Finally, we emphasise that the sample size of the present study was determined anticipating a difference of 15% in the response to the two study treatments at 2 months, whereas the detection of moderator effects requires larger sample sizes. Reference Brookes, Whitely, Egger, Davey, Mulheran and Peters40 Therefore, if the moderator analyses had been planned as the primary aim of the study then a broader recruitment would have been carried out. However, a less conservative criterion for the moderator analysis, set by Pincus et al Reference Pincus, Miles, Froud, Underwood, Carnes and Taylor29 prescribes at least 20 people in the smallest subgroup of the moderator, and this criterion is met for each of the moderators identified in the present study.
Implications for research
The therapists delivering interpersonal counselling were recruited to work in the primary care psychiatric consultation-liaison services for the research study. At present, similar therapists do not exist in primary care services in Italy and further research evaluating both the feasibility and cost-effectiveness of interpersonal counselling in comparison with SSRIs is needed.
In contrast to findings in the literature, Reference Fournier, DeRubeis, Shelton, Hollon, Amsterdam and Gallop15,Reference Van, Schoevers and Dekker41 we found that being unmarried was a predictor of remission regardless of treatment assignment. Treatment preference was not a moderator of treatment outcome. Another study carried out on patients with chronic major depression found an interactive effect of preference and treatment outcome, this was particularly apparent for those who expressed a preference for one of the monotherapies. Reference Kocsis, Leon, Markowitz, Manber, Arnow and Klein14 Unexpectedly, we found that smoking was a moderator of treatment outcome; smokers had a better outcome with interpersonal counselling than with SSRIs. These results should be considered preliminary and warrant replication and further investigation in future studies.
In conclusion, the results of this trial suggest that interpersonal counselling is an efficacious treatment for primary care patients with depression. Some patient characteristics including mild depression, first episode of depression and absence of anxiety disorder predicted a better outcome with interpersonal counselling. Should our results be confirmed in future studies, the identified moderators will help clinicians to define criteria for first-line treatment with a psychological intervention in order to personalise treatment according to patient characteristics and prevent poor treatment response.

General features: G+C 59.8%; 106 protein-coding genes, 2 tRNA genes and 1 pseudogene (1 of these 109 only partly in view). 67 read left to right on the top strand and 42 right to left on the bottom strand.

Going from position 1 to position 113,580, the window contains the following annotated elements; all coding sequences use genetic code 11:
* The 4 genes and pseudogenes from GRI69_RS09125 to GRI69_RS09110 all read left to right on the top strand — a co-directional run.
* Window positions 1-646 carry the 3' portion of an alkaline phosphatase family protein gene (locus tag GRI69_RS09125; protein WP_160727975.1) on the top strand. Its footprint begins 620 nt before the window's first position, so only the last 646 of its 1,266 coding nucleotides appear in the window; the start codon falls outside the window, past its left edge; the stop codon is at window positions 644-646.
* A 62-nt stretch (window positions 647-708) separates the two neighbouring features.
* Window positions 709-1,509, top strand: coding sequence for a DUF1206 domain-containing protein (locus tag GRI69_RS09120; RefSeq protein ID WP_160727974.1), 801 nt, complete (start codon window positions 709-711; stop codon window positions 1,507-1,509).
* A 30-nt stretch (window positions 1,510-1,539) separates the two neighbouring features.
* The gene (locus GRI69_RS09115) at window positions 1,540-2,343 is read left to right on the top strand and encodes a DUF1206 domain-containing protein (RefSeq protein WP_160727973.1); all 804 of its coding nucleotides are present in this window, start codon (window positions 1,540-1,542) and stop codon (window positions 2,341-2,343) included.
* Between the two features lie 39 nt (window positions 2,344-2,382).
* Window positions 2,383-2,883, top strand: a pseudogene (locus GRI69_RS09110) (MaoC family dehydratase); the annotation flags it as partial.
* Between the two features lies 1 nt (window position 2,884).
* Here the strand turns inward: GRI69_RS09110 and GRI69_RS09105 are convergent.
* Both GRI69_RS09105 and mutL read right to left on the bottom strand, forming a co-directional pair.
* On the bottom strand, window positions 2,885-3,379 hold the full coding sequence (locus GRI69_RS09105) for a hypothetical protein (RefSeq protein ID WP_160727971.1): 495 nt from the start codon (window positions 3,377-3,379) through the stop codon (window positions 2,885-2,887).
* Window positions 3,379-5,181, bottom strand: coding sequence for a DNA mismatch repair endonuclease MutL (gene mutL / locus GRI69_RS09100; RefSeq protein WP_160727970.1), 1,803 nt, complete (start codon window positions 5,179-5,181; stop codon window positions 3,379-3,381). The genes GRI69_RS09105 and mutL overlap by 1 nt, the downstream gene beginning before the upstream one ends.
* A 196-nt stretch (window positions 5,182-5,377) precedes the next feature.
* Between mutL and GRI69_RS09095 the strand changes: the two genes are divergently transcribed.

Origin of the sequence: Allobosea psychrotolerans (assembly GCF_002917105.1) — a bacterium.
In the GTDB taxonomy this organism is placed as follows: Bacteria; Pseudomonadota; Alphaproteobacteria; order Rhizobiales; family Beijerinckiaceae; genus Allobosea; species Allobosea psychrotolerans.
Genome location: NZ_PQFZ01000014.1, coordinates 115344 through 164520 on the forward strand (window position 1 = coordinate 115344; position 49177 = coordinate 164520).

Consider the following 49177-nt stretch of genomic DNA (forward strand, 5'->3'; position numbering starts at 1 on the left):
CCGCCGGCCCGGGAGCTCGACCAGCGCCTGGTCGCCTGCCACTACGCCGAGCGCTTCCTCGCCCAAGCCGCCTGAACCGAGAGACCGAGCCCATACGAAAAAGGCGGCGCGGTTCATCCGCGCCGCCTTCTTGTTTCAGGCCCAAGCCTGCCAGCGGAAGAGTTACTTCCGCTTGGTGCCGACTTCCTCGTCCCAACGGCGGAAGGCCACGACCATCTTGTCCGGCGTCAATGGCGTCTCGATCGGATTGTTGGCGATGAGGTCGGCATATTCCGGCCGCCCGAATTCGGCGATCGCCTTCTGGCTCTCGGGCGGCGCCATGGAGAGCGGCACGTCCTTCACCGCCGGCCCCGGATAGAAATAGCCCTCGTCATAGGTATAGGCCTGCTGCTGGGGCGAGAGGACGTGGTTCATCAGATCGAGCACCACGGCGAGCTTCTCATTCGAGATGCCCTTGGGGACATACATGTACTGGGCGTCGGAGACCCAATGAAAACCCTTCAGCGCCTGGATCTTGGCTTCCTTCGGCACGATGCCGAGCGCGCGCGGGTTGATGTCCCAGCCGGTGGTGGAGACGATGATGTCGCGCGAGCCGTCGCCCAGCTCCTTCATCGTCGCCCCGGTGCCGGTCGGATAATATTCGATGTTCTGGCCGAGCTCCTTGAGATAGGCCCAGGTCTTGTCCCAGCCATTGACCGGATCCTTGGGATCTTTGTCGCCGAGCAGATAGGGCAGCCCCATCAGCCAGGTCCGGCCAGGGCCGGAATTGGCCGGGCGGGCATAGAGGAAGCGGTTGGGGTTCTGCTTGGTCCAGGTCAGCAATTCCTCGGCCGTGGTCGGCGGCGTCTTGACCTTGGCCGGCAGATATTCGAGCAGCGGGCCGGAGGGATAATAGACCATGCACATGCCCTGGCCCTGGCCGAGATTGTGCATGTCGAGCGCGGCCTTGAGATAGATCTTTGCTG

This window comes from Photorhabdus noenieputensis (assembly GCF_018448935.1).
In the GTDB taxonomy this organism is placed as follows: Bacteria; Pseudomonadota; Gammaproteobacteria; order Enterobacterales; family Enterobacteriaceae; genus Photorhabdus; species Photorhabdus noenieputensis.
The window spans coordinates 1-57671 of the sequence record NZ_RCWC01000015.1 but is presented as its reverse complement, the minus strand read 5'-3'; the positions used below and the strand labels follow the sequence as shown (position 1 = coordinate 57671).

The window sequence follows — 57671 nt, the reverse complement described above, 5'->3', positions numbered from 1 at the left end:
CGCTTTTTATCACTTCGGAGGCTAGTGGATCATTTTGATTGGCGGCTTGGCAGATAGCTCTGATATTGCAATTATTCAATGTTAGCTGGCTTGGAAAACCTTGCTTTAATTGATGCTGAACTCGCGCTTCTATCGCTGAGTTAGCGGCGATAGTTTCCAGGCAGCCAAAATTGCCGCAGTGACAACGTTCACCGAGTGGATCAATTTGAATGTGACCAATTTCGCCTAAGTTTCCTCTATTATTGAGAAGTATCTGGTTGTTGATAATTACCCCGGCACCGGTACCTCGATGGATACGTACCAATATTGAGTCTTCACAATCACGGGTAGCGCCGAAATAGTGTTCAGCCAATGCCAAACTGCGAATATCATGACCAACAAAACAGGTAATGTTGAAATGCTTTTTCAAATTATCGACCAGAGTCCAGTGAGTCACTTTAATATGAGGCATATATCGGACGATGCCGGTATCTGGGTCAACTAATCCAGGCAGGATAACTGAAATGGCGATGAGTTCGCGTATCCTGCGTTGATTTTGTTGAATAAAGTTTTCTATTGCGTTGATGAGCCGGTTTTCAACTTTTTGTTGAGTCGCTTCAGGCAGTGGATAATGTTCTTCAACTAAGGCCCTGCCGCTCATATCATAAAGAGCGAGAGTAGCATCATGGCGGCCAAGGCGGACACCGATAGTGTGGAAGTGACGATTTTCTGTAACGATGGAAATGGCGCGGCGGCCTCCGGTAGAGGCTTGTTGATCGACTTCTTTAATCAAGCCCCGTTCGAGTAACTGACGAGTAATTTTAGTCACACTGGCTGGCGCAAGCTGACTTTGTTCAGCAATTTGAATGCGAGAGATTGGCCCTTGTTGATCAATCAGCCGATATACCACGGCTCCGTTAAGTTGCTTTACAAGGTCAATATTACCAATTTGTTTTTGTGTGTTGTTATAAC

The DEPICS (DEpression in Primary care: Interpersonal Counseling vs. Selective serotonin reuptake inhibitors) Group: Claudia Luciano, Loredana Lia, Dario Manganaro, Michele Magnani, Claudia Nespeca, Massimo Succu (Institute of Psychiatry, University of Bologna); Silvio Bellino, Filippo Bogetto, Monica Zizza (Department of Neurosciences, University of Torino); Niccolò Colombini, Marco Rigatelli, Elena Simoni, Enrico Tedeschini (Department of Neuroscience - TCR, University of Modena and Reggio Emilia); Federico Baranzini, Paola Bortolaso, Camilla Callegari, Giovanni Croci Marcello Diurni, Simone Vender (Department of Medicine, University of Insubria); Valentina Martinelli, Pierluigi Politi, Paola Sciarini (Department of Health Sciences, University of Pavia); Massimiliano Piselli, Roberto Quartesan (Department of Clinical and Experimental Medicine, University of Perugia); Antonello Bellomo, Michela De Salvia, Madia Ferretti, Salvatore Iuso, Annamaria Petito (Department of Medical Sciences, University of Foggia); Valeria Affatati, Orlando Todarello (Department of Psychiatry, University of Bari); Bernardo Carpiniello, Cecilia Contu, Federica Pinna (Department of Mental Health, University of Cagliari).
We would like to thank David Goldberg for ideas and support; Fabrizio Asioli for advice with the protocol development; Paolo Carbonatto and Tiziano Scarponi, members of Italian Society of General Practice board; and finally all the primary care physicians who referred patients for the study.